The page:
Citizen Santerne had been unable to keep the mob back until the arrival of the cavalry reinforcements. Within five minutes of the abduction of Deroulede and Juliette the crowd had broken through the line of soldiers, and had stormed the cart, only to find it empty, and the prey dissappeared.
“They are safe in the Temple by now!” shouted Santerne hoarsely, in savage triumph at seeing them all baffled.
At first it seemed as if the wrath of the infuriated populace, fooled in its lust for vengeance, would vent itself against the commandant of Paris and his soldiers; for a moment even Santerre’s ruddy cheeks had paled at the sudden vision of this unlooked for danger.
Then just as suddenly the cry was raised.
“To the Temple!”
“To the Temple! To the Temple!” came in ready response.
The cry was soon taken up by the entire crowd, and in less than two minutes the purlieus of the Hall of Justice were deserted, and the Pont St Michel, then the Cite and the Pont au Change, swarmed with the rioters. Thence along the north bank of the river, and up the Rue du Temple, the people still yelling, muttering, singing the “Ca ira,” and shouting: “A la lanterne! A la lanterne!”
Sir Percy Blakeney and his little band of followers had found the Pont Neuf and the adjoining streets practically deserted. A few stragglers from the crowd, soaked through with the rain, their enthusiasm damped, and their throats choked with the mist, were sulkily returning to their homes.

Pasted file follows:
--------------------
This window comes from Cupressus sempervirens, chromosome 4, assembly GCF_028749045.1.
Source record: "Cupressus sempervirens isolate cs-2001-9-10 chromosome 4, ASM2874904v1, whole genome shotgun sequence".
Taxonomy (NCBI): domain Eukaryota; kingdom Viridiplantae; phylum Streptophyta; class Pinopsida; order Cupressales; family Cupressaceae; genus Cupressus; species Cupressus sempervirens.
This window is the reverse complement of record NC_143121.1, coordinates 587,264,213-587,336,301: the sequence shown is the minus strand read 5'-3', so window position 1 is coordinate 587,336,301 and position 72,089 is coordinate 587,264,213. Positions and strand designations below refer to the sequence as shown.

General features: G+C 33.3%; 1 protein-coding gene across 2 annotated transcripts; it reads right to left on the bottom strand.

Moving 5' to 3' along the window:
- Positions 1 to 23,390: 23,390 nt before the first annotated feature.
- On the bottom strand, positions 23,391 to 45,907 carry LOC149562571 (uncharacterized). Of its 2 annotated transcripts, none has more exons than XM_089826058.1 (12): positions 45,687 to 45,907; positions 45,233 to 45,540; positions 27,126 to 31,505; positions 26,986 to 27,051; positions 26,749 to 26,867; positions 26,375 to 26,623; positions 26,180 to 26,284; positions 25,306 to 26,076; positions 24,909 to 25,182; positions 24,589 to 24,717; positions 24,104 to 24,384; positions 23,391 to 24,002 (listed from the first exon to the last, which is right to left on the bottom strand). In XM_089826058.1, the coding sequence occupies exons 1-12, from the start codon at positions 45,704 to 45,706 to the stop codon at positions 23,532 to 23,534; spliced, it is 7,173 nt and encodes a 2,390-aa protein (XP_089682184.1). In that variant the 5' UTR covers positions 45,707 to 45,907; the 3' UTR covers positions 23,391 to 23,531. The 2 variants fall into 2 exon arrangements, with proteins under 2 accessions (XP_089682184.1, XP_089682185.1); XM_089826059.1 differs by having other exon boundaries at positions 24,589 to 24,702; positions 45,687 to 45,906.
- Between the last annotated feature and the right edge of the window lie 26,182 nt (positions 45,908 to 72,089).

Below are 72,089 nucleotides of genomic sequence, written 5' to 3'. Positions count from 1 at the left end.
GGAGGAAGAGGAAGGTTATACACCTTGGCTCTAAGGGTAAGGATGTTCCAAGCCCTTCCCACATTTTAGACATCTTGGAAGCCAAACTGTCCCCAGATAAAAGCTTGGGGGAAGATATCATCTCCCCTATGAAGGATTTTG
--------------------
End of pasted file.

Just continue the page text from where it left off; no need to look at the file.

The desultory group of six sansculottes attracted little or no attention, and Sir Percy boldly challenged every passer-by.
“The way to the Rue du Temple, citizen?” he asked once or twice, or:
“Have they hung the traitor yet? Can you tell me, citizeness?”
A grunt or an oath were the usual replies, but no one took any further notice of the gigantic coal-heaver and his ragged friends.
At the corner of one of the cross streets, between the Rue du Temple and the Rue des Archives, Sir Percy Blakeney suddenly turned to his followers:
“We are close to the rabble now,” he said in a whisper, and speaking in English; “do you all follow the nearest stragglers, and get as soon as possible into the thickest of the crowd. We’ll meet again outside the prison—and remember the sea-gull’s cry.”
He did not wait for an answer, and presently disappeared in the mist.
Already a few stragglers, hangers-on of the multitude, were gradually coming into view, and the yells could be distinctly heard. The mob had evidently assembled in the great square outside the prison, and was loudly demanding the object of its wrath.
The moment for cool-headed action was at hand. The Scarlet Pimpernel had planned the whole thing, but it was for his followers and for those, whom he was endeavouring to rescue from certain death, to help him heart and soul.